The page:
FAQ: What Is Bilateral Air Bubble? Why Is India Considering It?
So, what exactly are bilateral air bubbles? Why is India considering it at a time when cases are spiking?
Ministry of Civil Aviation on Tuesday, 23 June, said that it has received requests from several countries that their air carriers be allowed to participate in the transportation of passengers along the line being conducted by Air India under ‘Vande Bharat’ mission. The ministry added that it is considering establishing "bilateral bubbles" between such countries.
So, what exactly are bilateral air bubbles? Why is India considering it at a time when cases are spiking? Here’s all you need to know.
What is a travel bubble? How does the concept work?
A travel bubble or a bilateral air bubble is a travel corridor between two countries that wish to reopen their borders and re-establish connections with each other. This is an exclusive partnership considered between countries that have either largely eliminated the virus, or trust the testing numbers.
Which are the countries India is considering travel bubbles with?
India is considering establishing bilateral air bubbles with United States, United Kingdom, France and Germany. In a statement on Tuesday, 23 June, the Ministry of Civil Aviation said that demand to these destinations has not diminished and that the government is considering establishing bilateral air bubbles.
Does this mean international flights to these countries are now operational?
No, the central government has noted that negotiations with the said countries are underway and that a decision is likely to be taken soon.
Why is India considering these bubbles now?
India’s ‘consideration’ for air travel bubbles comes after the United States restricted ‘Vande Bharat’ repatriation flights being operated by Air India – accusing India of being “unfair”, and engaging in “discriminatory practices”.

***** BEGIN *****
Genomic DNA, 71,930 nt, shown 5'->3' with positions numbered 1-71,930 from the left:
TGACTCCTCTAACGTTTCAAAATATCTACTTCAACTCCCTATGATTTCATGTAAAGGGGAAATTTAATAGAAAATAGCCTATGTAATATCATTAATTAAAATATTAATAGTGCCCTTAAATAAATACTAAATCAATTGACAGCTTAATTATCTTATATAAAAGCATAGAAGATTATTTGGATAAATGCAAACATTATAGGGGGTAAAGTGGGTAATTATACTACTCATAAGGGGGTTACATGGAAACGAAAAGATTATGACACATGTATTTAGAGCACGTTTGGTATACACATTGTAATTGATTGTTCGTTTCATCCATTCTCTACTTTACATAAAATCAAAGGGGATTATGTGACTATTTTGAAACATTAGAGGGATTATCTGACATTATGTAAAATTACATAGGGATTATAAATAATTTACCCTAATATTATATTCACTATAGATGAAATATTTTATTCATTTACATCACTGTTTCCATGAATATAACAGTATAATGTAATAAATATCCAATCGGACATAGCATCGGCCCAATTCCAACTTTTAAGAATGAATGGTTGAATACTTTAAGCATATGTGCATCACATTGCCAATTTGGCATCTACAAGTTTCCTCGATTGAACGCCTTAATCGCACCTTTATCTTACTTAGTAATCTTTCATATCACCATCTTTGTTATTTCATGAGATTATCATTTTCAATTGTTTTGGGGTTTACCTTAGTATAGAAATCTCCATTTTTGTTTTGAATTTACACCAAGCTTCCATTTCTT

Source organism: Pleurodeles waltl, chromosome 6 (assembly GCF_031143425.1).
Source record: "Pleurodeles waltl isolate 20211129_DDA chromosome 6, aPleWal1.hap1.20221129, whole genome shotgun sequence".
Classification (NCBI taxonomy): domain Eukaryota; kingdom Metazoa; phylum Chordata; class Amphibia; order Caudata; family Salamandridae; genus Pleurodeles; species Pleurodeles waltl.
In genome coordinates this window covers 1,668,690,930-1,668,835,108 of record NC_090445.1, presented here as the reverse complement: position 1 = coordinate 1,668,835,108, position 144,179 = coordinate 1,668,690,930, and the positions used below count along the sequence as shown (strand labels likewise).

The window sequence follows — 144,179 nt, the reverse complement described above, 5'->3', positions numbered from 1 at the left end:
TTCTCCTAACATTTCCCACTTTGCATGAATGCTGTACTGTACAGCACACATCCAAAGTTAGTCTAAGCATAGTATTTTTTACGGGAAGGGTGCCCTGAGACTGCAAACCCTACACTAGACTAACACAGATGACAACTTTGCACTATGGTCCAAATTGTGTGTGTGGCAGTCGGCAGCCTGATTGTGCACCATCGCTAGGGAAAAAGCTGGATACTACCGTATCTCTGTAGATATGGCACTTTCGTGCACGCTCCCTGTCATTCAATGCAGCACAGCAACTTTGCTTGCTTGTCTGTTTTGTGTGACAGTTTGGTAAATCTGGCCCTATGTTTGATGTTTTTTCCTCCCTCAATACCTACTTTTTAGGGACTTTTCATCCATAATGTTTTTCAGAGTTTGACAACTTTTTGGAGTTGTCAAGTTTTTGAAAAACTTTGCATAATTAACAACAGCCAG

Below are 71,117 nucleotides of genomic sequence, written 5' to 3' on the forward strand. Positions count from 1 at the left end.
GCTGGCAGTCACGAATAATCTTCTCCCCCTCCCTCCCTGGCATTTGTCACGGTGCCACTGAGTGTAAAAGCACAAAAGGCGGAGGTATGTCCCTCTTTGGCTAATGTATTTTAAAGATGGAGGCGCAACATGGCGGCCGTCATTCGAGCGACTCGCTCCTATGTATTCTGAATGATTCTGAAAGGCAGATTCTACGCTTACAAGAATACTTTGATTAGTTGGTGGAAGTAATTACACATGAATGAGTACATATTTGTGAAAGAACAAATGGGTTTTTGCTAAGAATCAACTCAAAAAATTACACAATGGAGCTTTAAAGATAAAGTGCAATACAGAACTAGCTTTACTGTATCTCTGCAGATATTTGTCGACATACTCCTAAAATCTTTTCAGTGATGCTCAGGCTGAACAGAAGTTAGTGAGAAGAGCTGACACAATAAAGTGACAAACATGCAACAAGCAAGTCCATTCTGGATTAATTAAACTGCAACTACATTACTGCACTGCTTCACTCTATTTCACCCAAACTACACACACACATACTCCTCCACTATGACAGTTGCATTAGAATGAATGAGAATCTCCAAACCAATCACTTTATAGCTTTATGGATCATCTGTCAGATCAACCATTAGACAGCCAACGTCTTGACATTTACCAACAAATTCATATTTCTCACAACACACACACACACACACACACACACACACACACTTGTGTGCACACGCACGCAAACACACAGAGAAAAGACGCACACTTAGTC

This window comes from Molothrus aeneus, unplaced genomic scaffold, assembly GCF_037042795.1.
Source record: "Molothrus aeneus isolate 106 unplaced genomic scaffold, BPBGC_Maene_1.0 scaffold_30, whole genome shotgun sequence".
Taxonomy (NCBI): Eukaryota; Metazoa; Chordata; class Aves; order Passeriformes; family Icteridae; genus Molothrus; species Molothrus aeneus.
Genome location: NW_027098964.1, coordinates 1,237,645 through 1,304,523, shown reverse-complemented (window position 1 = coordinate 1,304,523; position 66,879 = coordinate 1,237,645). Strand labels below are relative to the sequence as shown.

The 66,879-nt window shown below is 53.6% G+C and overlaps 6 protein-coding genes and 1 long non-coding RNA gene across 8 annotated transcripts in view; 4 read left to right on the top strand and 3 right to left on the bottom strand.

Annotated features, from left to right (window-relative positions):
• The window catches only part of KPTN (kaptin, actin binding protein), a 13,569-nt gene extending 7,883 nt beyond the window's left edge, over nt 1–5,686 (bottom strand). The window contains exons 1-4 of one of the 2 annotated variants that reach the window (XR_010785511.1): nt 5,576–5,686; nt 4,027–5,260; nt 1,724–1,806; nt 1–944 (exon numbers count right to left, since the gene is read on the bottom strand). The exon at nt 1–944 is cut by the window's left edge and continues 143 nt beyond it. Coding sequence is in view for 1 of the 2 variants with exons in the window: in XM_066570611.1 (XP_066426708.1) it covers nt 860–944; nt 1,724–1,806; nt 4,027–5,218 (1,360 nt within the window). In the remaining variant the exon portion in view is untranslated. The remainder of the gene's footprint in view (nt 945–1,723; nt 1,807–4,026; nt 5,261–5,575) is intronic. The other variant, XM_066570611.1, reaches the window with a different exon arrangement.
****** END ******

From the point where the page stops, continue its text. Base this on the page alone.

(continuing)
To enter the US border, Air India will now need authorisation from their government to conduct such flights. France too, has asked India to fly to Paris without bringing incoming passengers.
However, India is also considering such bubbles at a times when it is witnessing a spike in the case load – especially in the metro cities of Delhi, Mumbai, Chennai and Bengaluru, among others.
Have other countries implemented travel bubbles?
Countries of Estonia, Lithuania, and Latvia were the first to create a bubble allowing free travel within the countries, while restricting outsiders from entering.
Media reports suggest that Australia and New Zealand could be first big countries to strike a travel air bubble, with smaller countries like Fiji and Cook Islands joining them.
According to The New York Times, European Union countries are also likely to reopen air travel in order to revive their economies. However, they are considering blocking American citizens from entering their borders because they feel that the US has failed to contain the virus.
Who will be allowed to travel if these bubbles are created?
There is no clarity on this from the government yet. The Ministry of Civil Aviation is expected to come up with detailed SOPs regarding travel and quarantine rules, if such bubbles are created. Watch this space for more information on this.
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